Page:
y Rosh Hashanah menu included salmon, which is how I wound up standing in front of the salmon display, choosing clean fillets of bright pink salmon neatly vacuum packed onto Styrofoam trays. Everything was fine — until I saw the fish heads.
They were right near the salmon, I guess because this was the fish section. And they looked like fish, I guess because they were. Salmon doesn’t look like fish, though. Salmon just looks like salmon.
As I stood there staring at the display of fish heads, I thought to myself, of course, I need a fish head for Rosh Hashanah.
I really should buy a fish head for Rosh Hashanah, I thought.
It’s a good thing they put the fish heads near the salmon, I thought. Otherwise I never would have remembered to buy one.
What a pity they put the fish heads near the salmon, I thought. Otherwise I would never have remembered to buy one.
Then I noticed I was not alone. Not only because of all those fish eyes staring fixedly at me. Because there was another woman next to me. She was also standing stock-still and staring down at the fish heads. I recognized the look in her eyes.
We stood there in silence.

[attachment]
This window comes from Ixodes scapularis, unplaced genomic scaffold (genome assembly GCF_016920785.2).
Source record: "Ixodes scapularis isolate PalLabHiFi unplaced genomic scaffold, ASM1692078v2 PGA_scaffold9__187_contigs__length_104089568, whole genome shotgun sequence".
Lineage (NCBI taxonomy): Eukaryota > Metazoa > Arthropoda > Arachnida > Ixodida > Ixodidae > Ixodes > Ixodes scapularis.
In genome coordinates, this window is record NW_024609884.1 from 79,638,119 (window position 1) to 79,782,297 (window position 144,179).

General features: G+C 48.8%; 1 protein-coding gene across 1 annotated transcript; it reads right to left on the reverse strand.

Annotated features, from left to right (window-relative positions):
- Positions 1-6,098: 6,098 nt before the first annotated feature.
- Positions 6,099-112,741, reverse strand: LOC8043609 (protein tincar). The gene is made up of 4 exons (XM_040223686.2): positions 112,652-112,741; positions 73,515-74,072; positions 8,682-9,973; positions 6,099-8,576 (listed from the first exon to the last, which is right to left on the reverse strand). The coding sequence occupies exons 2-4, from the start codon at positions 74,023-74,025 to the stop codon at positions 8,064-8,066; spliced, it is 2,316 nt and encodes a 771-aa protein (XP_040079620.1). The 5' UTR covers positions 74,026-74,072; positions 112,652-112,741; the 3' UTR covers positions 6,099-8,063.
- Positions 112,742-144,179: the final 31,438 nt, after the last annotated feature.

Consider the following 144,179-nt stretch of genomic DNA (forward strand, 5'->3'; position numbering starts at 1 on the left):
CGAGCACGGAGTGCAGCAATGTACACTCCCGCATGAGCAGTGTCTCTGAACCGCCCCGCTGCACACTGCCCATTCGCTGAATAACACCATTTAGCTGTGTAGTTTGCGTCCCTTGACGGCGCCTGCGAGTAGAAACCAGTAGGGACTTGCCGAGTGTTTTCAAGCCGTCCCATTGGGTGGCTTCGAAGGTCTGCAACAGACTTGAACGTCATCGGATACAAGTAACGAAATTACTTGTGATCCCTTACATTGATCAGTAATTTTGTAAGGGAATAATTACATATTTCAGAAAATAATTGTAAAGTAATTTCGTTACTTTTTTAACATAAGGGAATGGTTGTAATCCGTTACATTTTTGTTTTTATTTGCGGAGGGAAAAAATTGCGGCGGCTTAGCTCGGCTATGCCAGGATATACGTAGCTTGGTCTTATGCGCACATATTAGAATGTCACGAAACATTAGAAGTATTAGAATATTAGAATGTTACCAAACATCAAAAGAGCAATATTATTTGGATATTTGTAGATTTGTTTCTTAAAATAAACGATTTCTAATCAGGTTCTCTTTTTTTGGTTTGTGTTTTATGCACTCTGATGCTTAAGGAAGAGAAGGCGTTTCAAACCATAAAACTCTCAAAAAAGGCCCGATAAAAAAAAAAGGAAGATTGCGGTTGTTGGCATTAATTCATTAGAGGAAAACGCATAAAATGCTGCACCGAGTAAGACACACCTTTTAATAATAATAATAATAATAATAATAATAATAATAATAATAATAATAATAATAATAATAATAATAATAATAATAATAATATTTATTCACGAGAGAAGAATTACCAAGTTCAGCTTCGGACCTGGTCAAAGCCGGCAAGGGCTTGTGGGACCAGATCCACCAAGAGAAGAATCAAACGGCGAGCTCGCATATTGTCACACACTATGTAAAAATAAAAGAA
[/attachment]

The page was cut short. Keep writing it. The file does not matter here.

Finally she said, kind of helplessly, “I just… you know… I don’t want to put a fish head in my pot.”
“I know,” I said soberly. “I don’t even want to put it in my wagon.”
The fish heads were $2.99. That sounded like a lot of money. I didn’t want to pay $2.99 for a fish head. I didn’t want a fish head at all.
Then I saw them — cooked fish heads. For $7.99. Which was even more money to pay for a fish head you didn’t want.
My friend Shana had told me that her husband bought her a cooked fish head as a Yom Tov gift. I had thought that was extreme. But not anymore.
You don’t have to put a cooked fish head in your pot. Only in your wagon. And on your table. And in your mou—
“I don’t even know how to cook a fish head,” I whimpered.
“You can put it in the oven,” she said suddenly. “I just remembered — you can put it in a pan, a disposable pan, covered, in the oven, and cook it like that. Then it doesn’t have to go in a pot.”
Side by side, we stared down at the fish heads. They stared back at us, daring us to give up. In unison, we each reached forward and picked a head. I put mine in my wagon. Far away from the salmon.
“Thank you,” I said to my kind and helpful savior. Then we parted ways forever.
I learned three very important things from this encounter:
- No Jewish woman is ever a stranger to another.
- With support, you can do anything.
- There are some experiences that are universal unifiers, like pain and joy. And fish heads.
On Erev Yom Tov I carefully pulled back the plastic wrap and shook the fish head directly off its tray into a disposable pan. I filled the pan halfway with water, covered it tightly with several layers of aluminum foil, and slipped it into the oven.
Somewhere, I knew, in another home just like mine, another woman was doing the same things. Under my breath, I blessed her with a good year, and that no matter what happens this year, she should always keep her head.
(Originally featured in Family First, Issue 510)
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